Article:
About Monrovia Treasures
The Neighborhood Treasures Program celebrates Monrovia heroes for their contributions to the community through public art. The art pieces are unique to the specific person being honored. The art will enrich the lives of those who view it and improve neighborhoods just by its presence. The art piece will be attached to a Neighborhood Treasure post with plaque (provided by the City) that provides data on the recipient. The post provides a consistent identifying marker for the program. See the image on the bottom right of this page for a post previously used.
Artists are asked to submit a detailed design for the art piece. The design needs to provide a good understanding of how the artwork will look attached to the post. Installations will primarily take place in public parkways generally ten feet wide. City Staff asks that the artist work with the post fabricator to ensure the proper placement of the art. A stipend of $12,000 will be awarded to the artist who designs and creates the chosen art.
The Neighborhood Treasures public art will be unique to the person and site and could be realized through various media such as paintings, statues, mosaics, etc. Other requirements include:
- Able to withstand diverse weather conditions
- Be able to be attached to the post
- Made out of durable material
- A maximum of 30 inches tall and wide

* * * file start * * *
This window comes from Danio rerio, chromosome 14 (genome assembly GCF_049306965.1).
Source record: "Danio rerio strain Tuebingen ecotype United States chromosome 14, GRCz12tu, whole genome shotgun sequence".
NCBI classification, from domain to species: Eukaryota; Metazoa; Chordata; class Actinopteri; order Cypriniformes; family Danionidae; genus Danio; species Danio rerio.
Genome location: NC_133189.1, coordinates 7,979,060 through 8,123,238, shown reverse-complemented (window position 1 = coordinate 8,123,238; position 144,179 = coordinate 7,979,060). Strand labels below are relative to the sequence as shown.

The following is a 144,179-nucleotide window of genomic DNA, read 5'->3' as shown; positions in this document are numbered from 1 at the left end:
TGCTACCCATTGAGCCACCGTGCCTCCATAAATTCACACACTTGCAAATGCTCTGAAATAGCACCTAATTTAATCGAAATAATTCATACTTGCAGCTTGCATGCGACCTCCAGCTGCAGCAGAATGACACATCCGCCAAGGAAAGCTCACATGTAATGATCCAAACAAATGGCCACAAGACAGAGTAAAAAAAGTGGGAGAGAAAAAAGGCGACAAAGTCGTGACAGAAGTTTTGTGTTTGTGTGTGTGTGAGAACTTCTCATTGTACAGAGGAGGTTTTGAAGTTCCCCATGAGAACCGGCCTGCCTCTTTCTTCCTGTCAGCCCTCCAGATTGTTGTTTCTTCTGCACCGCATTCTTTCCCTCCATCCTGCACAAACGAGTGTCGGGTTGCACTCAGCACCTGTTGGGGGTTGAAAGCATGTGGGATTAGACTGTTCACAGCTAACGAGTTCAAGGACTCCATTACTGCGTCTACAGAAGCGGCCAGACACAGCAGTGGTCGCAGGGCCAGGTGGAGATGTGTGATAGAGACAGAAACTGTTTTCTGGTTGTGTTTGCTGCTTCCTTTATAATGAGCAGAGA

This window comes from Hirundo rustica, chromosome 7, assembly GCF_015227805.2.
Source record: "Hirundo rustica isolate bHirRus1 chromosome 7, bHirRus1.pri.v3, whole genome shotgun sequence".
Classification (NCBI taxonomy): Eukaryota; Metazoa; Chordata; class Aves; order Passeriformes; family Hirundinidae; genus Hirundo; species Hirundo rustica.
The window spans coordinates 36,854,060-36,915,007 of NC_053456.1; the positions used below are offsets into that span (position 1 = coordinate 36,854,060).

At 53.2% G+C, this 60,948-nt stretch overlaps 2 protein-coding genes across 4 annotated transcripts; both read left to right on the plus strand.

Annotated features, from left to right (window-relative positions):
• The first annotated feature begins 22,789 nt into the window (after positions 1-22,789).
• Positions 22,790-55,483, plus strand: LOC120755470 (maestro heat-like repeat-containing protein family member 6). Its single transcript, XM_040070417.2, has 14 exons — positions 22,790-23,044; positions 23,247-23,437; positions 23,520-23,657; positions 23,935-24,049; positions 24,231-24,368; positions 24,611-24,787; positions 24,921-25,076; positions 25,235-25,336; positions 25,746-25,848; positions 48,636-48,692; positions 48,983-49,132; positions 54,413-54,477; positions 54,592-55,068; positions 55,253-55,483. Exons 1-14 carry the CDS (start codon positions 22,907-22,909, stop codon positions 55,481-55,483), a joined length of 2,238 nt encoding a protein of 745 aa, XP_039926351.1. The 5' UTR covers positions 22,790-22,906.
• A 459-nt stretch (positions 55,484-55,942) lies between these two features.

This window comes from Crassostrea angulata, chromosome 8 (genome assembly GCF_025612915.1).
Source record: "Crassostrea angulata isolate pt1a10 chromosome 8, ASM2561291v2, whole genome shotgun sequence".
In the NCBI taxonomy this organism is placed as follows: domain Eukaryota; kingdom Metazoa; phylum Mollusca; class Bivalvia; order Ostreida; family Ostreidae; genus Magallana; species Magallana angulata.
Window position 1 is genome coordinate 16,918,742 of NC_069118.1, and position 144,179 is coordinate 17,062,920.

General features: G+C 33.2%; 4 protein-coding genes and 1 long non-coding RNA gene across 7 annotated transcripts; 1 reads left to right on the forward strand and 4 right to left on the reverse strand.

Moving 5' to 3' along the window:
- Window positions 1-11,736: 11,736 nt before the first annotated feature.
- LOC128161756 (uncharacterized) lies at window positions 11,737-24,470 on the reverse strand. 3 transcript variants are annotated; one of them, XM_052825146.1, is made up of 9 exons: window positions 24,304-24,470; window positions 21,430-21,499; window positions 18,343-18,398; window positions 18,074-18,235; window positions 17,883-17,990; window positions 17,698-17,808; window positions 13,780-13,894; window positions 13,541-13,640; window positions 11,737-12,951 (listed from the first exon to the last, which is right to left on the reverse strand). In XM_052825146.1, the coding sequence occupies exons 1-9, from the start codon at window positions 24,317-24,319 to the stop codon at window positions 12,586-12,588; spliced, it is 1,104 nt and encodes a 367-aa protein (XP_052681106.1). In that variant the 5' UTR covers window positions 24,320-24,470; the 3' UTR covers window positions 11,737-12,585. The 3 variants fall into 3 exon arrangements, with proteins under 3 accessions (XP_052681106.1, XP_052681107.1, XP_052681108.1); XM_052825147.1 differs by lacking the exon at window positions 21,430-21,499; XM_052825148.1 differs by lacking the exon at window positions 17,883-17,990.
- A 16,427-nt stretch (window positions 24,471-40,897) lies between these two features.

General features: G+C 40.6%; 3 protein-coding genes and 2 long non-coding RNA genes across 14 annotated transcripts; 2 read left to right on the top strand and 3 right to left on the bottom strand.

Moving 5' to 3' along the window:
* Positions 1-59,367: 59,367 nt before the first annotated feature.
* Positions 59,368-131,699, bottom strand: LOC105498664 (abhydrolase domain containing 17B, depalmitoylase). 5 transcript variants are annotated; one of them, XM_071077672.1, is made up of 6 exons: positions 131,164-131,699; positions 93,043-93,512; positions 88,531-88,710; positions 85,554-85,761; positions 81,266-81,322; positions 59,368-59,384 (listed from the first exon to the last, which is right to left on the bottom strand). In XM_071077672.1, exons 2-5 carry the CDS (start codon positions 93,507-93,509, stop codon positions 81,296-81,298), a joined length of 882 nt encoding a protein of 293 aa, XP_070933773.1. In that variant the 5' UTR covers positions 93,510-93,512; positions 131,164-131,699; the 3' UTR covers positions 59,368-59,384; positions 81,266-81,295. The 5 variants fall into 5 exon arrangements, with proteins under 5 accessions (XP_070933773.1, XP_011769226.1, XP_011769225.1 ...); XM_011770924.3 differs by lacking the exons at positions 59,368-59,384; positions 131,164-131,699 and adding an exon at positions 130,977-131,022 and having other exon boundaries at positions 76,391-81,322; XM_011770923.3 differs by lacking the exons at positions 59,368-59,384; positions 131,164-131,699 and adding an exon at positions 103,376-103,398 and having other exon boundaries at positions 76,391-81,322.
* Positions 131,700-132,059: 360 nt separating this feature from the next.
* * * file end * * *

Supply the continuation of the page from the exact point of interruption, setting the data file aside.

- Not present any safety concerns for pedestrians
- Unique to the honoree and compatible with the neighborhood
- Art must have the words NEIGHBORHOOD TREASURE included on it
Bettie Mae Scott was a World War II WASP (Women Airforce Service Pilots) who died while serving her country. Her father was the Chief of Police in Monrovia. She was a graduate of Monrovia-Arcadia-Duarte High School, and attended Pasadena Junior College. In October 1943, she entered the Army Airforce Training at Avenger Field in Sweetwater, Texas, and graduated on April 15, 1944. She was an engineering test pilot and was stationed at Waco Army Air Field in Texas. Bettie Mae was killed while flight testing a BT-13 Valiant aircraft. She was one of only thirty-eight WWII WASPs killed while in the service of their country. She died two weeks before her 23rd birthday and was engaged to be married later that month. Her coffin was sent home in a cheap pine box, and she received no military funeral as WASP’s were not “officially recognized” by the military until 1977. The City of Monrovia businesses shut down the day of her funeral, and the Police and Fire Department were the pallbearers and honorary pallbearers. Bettie Mae is buried at Live Oak Cemetery.
- Bettie Mae’s artwork will be placed somewhere in close proximity to the Live Oak Cemetery (200 E. Duarte Rd.). Art work installation will take place the week of November 12, 2018 with a celebration being held on November 17, 2018.
Artwork Deadline – September 7
Art in Public Places Committee approval – September 11
Council approval – September 18
Artist Notifications – September 19
Project Completion – November 9
Art Installation – week of November 12
- Letter of Interest
- Design on a sheet of paper at least 8 ½ X 11”
- Exact dimensions
- Proposed materials
Designs will be reviewed by City staff and the Art in Public Places Committee. Final decision will be made by Monrovia City Council.
Please submit design and all required specifications to:
Monrovia City Hall, Community Development Department
415 S. Ivy Avenue, Monrovia CA 91016
Attention: Kerri Zessau
Please contact Kerri Zessau 626.932.5564 or [email protected]us with questions.